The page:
The Estonian Financial Supervisory Authority (FI) and the Swedish Financial Supervisory Authority, are investigating whether SEB’s mechanisms to prevent money laundering suspected transactions have been sufficient.
Following the announcement by SEB Bank on Friday that Swedish broadcaster SVT is making a program on money laundering in the Baltics and SEB, the Financial Supervision Authority has announced that it is reviewing the bank’s organizational structure and suspicious transactions. The same is being done by the Swedish Financial Supervisory Authority for SEB Sweden.
The two organizations are cooperating and coordinating their activities and the results will be published early next year.
According to the law, every bank is obliged to inform the Financial Supervisory Authority of transactions suspected of money laundering. The latter, by law, has the power to assess transactions more accurately and to decide on the next steps. The Financial Supervisory Authority does not conduct criminal proceedings and is not a competent investigative body, it emphasized.
The Financial Supervision Authority’s general risk assessment report said the majority of riskier transactions by non-residents brokered by Estonian banks took place earlier. For example, the share of non-residents in Estonian banks’ deposits has fallen significantly since 2014, from 20 percent to around 10 percent , primarily from around 8 percent to 0.4 percent in offshore areas.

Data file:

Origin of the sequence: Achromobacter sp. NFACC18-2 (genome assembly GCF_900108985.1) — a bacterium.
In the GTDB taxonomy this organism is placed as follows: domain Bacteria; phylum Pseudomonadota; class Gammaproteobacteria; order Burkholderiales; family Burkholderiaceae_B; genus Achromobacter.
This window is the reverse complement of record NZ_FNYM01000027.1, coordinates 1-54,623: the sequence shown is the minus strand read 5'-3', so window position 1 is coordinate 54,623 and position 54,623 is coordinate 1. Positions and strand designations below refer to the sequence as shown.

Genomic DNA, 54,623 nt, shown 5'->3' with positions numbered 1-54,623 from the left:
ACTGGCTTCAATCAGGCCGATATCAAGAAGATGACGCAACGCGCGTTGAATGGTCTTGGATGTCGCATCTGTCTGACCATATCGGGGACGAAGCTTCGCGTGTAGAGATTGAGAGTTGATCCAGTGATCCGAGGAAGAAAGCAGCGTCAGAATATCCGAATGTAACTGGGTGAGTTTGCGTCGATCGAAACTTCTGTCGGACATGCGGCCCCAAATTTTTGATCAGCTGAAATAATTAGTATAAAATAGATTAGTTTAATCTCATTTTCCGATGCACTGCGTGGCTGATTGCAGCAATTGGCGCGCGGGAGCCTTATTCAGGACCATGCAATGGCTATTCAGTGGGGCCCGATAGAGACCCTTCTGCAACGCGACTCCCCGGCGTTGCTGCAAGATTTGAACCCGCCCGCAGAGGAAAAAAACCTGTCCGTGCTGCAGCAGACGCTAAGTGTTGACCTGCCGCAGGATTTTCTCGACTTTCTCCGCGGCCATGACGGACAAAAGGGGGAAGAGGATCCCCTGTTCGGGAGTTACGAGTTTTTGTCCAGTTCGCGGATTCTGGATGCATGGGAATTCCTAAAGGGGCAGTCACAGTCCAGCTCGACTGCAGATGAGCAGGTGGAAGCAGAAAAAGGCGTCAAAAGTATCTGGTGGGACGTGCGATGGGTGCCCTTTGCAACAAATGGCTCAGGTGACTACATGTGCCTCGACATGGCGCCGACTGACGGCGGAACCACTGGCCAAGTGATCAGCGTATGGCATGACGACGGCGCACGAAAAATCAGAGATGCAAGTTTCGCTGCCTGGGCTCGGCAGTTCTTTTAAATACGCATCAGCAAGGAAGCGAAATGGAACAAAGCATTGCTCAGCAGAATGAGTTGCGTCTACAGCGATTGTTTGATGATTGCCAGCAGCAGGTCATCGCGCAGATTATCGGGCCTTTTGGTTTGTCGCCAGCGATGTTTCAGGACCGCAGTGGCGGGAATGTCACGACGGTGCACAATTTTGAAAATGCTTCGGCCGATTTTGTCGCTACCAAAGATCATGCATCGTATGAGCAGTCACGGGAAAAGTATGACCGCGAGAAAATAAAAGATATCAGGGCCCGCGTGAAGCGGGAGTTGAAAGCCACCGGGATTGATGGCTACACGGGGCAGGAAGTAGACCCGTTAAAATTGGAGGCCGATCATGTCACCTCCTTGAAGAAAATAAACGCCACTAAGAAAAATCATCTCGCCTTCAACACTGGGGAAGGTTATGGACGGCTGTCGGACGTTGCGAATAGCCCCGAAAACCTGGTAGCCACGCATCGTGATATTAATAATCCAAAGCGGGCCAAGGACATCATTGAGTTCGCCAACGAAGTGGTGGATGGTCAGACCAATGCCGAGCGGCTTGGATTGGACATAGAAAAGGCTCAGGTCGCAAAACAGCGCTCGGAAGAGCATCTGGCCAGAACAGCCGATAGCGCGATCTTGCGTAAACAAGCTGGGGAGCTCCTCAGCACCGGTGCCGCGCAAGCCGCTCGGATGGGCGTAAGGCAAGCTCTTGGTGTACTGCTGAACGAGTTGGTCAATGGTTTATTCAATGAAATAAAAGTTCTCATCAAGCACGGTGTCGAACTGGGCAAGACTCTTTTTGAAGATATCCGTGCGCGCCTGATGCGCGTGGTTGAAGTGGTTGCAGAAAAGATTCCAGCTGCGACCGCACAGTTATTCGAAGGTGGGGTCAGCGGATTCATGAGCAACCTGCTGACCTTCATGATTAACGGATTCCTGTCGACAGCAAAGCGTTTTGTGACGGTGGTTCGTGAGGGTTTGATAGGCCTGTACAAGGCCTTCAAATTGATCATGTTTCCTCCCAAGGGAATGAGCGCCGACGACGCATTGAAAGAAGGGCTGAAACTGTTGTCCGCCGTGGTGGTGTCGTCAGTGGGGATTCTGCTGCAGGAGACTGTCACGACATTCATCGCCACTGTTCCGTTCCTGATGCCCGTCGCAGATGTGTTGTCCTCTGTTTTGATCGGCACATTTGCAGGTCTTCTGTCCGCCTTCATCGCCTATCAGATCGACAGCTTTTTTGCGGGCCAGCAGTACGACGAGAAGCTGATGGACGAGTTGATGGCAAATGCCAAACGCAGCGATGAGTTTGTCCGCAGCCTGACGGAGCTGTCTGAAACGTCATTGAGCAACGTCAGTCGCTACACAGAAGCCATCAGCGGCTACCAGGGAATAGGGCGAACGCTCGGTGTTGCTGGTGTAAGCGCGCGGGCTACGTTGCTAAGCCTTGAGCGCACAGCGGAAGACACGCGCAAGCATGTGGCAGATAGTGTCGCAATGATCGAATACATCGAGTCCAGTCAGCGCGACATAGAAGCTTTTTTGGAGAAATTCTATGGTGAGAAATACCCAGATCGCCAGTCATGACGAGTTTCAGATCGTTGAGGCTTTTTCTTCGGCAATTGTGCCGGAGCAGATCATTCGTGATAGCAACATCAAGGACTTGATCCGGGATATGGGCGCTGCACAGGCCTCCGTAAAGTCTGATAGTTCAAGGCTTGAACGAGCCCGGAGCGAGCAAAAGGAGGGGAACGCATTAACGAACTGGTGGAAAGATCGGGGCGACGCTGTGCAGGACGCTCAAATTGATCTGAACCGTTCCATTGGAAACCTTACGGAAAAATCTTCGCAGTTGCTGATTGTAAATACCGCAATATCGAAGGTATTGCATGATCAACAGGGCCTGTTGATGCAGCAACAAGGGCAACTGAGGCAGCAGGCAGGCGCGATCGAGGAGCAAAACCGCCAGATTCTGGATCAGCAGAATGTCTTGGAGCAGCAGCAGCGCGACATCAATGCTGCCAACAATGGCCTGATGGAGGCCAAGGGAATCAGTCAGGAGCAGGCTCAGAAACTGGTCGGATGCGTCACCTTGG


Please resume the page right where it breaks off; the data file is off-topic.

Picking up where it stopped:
At the end of 2018 and early 2019, the Financial Supervision Authority carried out extraordinary anti-money laundering checks in all banks operating in Estonia and branches of foreign banks operating in Estonia.
The Inspectorate checked the application of due diligence measures at 16 banks. The audit assessed how the bank identifies the risks associated with its business activities, the risks the bank takes (risk appetite, business strategy), how the bank’s control systems are reflected, and the bank’s customer portfolio, particularly in the high-risk business area.
The authority said the risks related to servicing non-residents in Estonian banking have decreased significantly. Most of the bank’s business is not exposed to a money laundering risk and in 2019 services will be mainly focused on local (or related) business and private clients, government and non-profit sectors.